Few directors have proven as impossible to pin down as Ang Lee, the Taiwanese-born director behind Life of Pi, Brokeback Mountain, The Wedding Banquet, and, most recently, Billy Lynn’s Long Halftime Walk. He’s a populist and has worked primarily with major studios, or their more independent-minded branches like Sony Pictures Classics or Focus, but his inclinations tend toward a quiet sort of audacity. For all the indifference that it was met with, Billy Lynn’s Long Halftime Walk was a very good movie about an incredibly difficult subject – how America has a truly ugly tendency to sanctify soldiers while simultaneously showing an ambivalence for the psychological and physical torment they endure in their occupation. Clint Eastwood‘s Flags of Our Fathers did a far more succinct and compelling job of explaining this, but to ignore the lessons and genuine artistry of Billy Lynn’s Long Halftime Walk would be wrongheaded in the extreme.
Still, such serious-mined movies are easily the most difficult to market and get audiences excited about, at least in the modern landscape. The fact that Billy Lynn’s Long Halftime Walk didn’t put asses in seats was not a surprise at all. Hopes can be set a little higher for Gemini Man, the science-fiction action film that, according to Variety, Lee is in very early discussions to take on for Skydance, from a script originally penned by Game of Thrones honcho David Benioff. The movie follows a senior NSA official begins to be hunted by a young clone of himself right as he is about to retire from the agency, which puts it in the same realm as something like Looper.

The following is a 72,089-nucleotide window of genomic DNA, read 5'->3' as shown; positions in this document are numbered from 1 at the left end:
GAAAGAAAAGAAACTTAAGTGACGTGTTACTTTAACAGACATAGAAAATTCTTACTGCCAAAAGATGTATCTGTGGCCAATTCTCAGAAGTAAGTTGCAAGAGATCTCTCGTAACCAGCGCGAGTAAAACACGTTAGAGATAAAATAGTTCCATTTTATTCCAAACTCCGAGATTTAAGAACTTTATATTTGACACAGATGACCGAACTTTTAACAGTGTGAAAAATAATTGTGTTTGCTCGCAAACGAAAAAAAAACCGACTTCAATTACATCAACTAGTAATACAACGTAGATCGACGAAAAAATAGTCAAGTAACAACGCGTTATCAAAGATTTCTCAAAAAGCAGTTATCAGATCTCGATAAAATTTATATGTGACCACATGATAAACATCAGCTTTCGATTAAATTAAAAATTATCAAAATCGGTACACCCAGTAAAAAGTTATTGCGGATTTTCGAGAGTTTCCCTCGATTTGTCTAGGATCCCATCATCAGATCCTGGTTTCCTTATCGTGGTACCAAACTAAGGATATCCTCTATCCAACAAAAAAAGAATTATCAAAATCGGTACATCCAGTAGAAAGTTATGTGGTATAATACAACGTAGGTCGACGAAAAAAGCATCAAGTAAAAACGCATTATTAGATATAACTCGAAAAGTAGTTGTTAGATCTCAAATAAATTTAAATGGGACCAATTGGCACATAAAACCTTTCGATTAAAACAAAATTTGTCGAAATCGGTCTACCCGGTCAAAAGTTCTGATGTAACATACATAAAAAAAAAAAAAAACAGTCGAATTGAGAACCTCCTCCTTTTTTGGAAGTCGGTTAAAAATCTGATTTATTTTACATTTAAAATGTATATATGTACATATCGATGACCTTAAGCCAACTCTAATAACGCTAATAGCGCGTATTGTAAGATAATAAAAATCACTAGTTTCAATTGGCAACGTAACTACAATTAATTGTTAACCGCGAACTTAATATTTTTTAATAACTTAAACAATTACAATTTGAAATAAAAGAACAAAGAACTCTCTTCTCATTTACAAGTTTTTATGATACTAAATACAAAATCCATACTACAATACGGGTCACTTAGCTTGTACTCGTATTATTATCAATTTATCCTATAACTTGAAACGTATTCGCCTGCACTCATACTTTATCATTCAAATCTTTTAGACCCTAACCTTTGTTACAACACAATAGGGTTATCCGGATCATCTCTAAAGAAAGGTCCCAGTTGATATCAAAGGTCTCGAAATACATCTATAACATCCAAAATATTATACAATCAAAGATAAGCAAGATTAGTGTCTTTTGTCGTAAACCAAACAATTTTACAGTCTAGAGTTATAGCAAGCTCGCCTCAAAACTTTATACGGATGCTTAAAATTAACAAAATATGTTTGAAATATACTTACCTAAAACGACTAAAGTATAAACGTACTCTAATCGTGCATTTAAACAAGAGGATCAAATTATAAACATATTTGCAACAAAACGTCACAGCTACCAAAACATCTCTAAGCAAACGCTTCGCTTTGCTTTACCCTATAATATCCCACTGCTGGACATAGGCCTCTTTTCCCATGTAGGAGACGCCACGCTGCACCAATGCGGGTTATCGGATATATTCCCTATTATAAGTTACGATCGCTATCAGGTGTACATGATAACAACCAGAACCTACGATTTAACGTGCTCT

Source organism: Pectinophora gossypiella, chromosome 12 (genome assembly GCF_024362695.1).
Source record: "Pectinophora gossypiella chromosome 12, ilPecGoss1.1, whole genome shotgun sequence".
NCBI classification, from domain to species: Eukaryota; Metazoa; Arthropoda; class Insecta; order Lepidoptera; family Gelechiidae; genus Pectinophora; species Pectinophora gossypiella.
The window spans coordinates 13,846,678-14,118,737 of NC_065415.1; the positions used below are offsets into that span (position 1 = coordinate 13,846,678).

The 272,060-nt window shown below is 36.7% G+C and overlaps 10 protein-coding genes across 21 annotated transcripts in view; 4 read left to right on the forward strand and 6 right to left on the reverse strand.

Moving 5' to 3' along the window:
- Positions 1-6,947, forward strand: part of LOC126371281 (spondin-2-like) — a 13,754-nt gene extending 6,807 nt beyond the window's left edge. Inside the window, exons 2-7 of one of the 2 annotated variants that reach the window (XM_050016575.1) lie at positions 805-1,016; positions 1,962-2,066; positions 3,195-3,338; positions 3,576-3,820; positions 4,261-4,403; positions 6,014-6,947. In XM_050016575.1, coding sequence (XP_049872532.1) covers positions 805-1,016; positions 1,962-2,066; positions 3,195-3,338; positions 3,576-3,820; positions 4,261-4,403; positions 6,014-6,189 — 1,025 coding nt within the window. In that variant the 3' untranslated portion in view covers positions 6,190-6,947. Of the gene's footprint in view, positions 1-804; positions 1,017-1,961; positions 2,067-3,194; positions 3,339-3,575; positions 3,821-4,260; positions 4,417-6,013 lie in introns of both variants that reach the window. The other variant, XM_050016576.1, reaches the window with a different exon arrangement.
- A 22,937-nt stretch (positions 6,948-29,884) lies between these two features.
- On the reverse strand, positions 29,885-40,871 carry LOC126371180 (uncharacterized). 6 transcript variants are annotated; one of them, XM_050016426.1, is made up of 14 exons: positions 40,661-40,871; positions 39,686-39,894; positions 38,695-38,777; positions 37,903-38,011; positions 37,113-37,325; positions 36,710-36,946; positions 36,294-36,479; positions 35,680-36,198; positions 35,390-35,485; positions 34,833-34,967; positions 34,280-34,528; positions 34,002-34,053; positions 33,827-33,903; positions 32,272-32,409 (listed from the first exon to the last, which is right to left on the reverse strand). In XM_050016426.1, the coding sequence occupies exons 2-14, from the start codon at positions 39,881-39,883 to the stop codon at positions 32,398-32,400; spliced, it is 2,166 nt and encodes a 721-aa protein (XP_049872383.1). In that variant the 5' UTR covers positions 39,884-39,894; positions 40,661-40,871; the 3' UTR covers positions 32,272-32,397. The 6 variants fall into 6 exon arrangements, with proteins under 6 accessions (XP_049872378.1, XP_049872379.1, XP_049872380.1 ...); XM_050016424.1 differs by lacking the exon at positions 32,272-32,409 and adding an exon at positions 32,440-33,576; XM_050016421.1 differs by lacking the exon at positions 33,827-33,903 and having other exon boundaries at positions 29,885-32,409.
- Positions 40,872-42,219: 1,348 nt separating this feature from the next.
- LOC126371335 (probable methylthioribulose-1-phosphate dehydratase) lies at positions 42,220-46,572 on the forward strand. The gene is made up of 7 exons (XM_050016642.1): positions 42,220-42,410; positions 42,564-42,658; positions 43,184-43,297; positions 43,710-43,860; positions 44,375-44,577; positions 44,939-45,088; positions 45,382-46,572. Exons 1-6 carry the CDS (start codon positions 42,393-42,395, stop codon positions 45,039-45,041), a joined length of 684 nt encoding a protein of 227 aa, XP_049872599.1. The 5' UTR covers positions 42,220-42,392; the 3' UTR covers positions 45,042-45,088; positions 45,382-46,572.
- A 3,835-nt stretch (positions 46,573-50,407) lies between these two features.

Lee’s name is new to the discussion but Gemini Man has been in the pipeline for nearly two decades at this point. The late, great Curtis Hanson, cut from the same cloth as Lee as an artist, was set to take the project on for a long stretch. Before that, Tony Scott was at the top of the list to lens the film. In both situations, the project fizzled but Lee could bring a unique perspective to the action movie. Unless you count Hulk, Lee has never come close to this sort of story – he’s a man of comedies, drama, melodramas, and romances. And it’s just that sort of background that might make him ideal to turn this struggling property into a unique futuristic vision or even a new classic. For the man behind masterworks like The Ice Storm and Crouching Tiger, Hidden Dragon, this could be a new place to challenge his abilities and map out his place in arguably the most populist genre out there.